Omaha’s P.A.C.E unveils new turf fields after donors step up

Police Athletics for Community Engagement, or PACE, unveiled its brand new home on Thursday.
Published: Sep. 28, 2023 at 10:41 PM CDT
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OMAHA, Neb. (WOWT) - Even before the ribbon is cut on the newly renovated ballfields at Christie Heights, the P.A.C.E. kids can’t help themselves.

“Absolutely a magical moment,” P.A.C.E. founder and interim executive director Tony Espejo said. “You see it in these kids’ faces... and opportunities they will not get anywhere else.”

But over the past year, that magic was in peril.

The youth program Espejo started in 2005 with fellow police officers, past and present, was part of a federal investigation into a former executive director and several others alleged to have conspired to defraud non-profits, including P.A.C.E.

Funding was pulled by Omaha’s mayor and other donors did the same.

And even though they were cleared of any wrongdoing, the P.A.C.E. programs, provided free to more than 4,000 kids, took the fallout.

“This year we had to scale back our baseball and flag football program, but hopefully next year we’ll be back up to full speed,” P.A.C.E. operations manager and retired police officer Jeffrey Gassaway said.

Abraham Ledesma and his brother started and played on the first P.A.C.E. teams. He coordinates their soccer program now.

“I was in their shoes a long time ago, I’m 32 years old now, I started the same spot they started,” Ledesma said after putting some young players through pre-season soccer fitness tests. “We were a lot smaller at the beginning, six teams, and now we have - this is just our academy teams - we have 20 teams.”

This year, though, things were different, and at times heartbreaking to see a program that has provided so many opportunities be faced with a budget shortfall through no fault of its own.

“We had to turn down a lot of teams because we didn’t have the hands to come and help, we didn’t have the support that we needed,” Ledesma said. “Usually in the summer we could host 130 teams, but we had to cut it down to 70 to 80 teams, so that was heartbreaking not to be able to provide the opportunity usually we are able to provide.”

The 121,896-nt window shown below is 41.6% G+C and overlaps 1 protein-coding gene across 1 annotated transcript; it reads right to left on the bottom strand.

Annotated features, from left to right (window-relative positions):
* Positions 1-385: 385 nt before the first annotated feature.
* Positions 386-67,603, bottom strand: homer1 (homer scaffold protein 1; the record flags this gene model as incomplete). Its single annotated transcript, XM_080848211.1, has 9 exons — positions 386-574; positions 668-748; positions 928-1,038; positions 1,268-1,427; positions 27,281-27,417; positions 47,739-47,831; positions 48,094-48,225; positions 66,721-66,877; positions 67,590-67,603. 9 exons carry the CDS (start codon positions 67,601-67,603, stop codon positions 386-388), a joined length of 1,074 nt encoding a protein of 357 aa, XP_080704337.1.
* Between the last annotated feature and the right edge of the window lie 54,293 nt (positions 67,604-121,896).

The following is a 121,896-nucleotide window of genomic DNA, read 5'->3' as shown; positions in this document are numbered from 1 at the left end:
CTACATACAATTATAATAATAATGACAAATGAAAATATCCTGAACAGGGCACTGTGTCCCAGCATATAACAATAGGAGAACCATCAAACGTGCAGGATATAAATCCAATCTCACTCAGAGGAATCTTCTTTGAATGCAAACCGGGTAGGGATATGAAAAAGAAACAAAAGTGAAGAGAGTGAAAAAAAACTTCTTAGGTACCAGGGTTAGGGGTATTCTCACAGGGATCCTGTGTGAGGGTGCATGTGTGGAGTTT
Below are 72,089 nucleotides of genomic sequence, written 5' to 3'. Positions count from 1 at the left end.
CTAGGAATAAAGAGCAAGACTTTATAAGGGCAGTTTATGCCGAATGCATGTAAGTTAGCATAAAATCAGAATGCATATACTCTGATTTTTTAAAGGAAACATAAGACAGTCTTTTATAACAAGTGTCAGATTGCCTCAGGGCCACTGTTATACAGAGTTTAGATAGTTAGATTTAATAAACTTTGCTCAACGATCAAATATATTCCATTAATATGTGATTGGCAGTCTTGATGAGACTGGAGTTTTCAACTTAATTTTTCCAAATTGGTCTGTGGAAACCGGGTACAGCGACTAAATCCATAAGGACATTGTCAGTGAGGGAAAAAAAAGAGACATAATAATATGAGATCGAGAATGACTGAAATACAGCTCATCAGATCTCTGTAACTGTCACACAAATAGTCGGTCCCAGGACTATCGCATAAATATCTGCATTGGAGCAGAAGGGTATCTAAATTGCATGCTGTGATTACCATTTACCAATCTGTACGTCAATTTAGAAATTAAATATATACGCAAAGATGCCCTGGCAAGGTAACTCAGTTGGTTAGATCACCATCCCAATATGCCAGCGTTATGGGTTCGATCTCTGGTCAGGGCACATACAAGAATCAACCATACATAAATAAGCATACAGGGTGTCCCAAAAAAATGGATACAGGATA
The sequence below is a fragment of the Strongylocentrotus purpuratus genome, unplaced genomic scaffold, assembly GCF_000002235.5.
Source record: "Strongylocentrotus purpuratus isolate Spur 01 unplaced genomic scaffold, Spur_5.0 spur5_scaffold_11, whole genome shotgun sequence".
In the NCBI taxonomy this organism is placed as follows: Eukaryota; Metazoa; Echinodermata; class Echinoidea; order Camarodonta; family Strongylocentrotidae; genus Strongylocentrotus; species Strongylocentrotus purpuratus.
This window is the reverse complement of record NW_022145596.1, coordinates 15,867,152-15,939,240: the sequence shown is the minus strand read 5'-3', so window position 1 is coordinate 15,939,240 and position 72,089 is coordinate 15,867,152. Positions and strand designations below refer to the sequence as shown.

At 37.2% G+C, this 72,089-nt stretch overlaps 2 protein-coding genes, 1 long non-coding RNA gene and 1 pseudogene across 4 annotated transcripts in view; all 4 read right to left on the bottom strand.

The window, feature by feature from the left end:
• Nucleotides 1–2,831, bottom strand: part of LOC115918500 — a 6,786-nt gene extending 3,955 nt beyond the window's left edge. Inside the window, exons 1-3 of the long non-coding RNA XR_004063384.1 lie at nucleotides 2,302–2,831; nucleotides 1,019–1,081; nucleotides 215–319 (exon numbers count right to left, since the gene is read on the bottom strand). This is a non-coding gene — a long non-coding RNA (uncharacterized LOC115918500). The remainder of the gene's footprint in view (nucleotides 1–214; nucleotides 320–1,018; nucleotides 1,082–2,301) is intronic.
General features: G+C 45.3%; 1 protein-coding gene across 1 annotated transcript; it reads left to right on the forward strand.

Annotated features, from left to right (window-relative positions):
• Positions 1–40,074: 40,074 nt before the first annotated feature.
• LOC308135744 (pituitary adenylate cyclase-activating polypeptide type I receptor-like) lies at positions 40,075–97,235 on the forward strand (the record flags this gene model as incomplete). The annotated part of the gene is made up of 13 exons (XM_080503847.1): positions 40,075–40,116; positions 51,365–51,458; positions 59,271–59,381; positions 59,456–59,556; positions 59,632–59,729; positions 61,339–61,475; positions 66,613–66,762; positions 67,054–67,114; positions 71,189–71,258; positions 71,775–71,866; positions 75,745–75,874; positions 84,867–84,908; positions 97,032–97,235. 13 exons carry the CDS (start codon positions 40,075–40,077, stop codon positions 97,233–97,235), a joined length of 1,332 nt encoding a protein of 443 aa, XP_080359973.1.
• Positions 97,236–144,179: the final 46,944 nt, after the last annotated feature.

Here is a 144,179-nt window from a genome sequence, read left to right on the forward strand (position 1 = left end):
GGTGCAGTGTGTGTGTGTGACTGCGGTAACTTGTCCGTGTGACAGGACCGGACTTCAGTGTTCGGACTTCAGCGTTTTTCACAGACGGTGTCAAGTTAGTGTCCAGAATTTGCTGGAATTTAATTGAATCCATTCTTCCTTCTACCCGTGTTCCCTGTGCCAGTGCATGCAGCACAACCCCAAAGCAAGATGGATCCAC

P.A.C.E. board chairman Lance Jones said they are working with the city to restore public funding and are slowly closing their budgetary gap with increased help from old friends, like JBS Foods, who upped their commitment by funding the new $500,000 field, as well as help from some unexpected places.

“We’ve had checks come in from out of nowhere with letters of support saying we love what you do and we’re so happy that you guys are gonna continue this for these kids and these families,” Jones said.

“They’ve come on some tough times, there are some things that happened here, but listen, our partnership with them is strong, and we see the value in everything they do,” JBS Foods Omaha facility general manager Chase Golik said. “It’s a dual deal, it’s giving back to the community, and yet these kids get to compete and play on these surfaces, it’s awesome.”

Espejo’s passion for the program has never wavered. He said the current Omaha Police Department leadership remains supportive of the P.A.C.E. programs, and that financial partnerships will rebound in support of their efforts.

“Our kids come from all over the metro, it’s something that’s absolutely needed,” Espejo said. “If you look at times are tight right now, and athletics should be affordable, and we do it free because we want these kids to have that opportunity.”

Plans for an indoor soccer complex had to be put on hold, with earmarked funds needed to keep the programs running, this year, but they’re hoping that will still be a part of their future growth.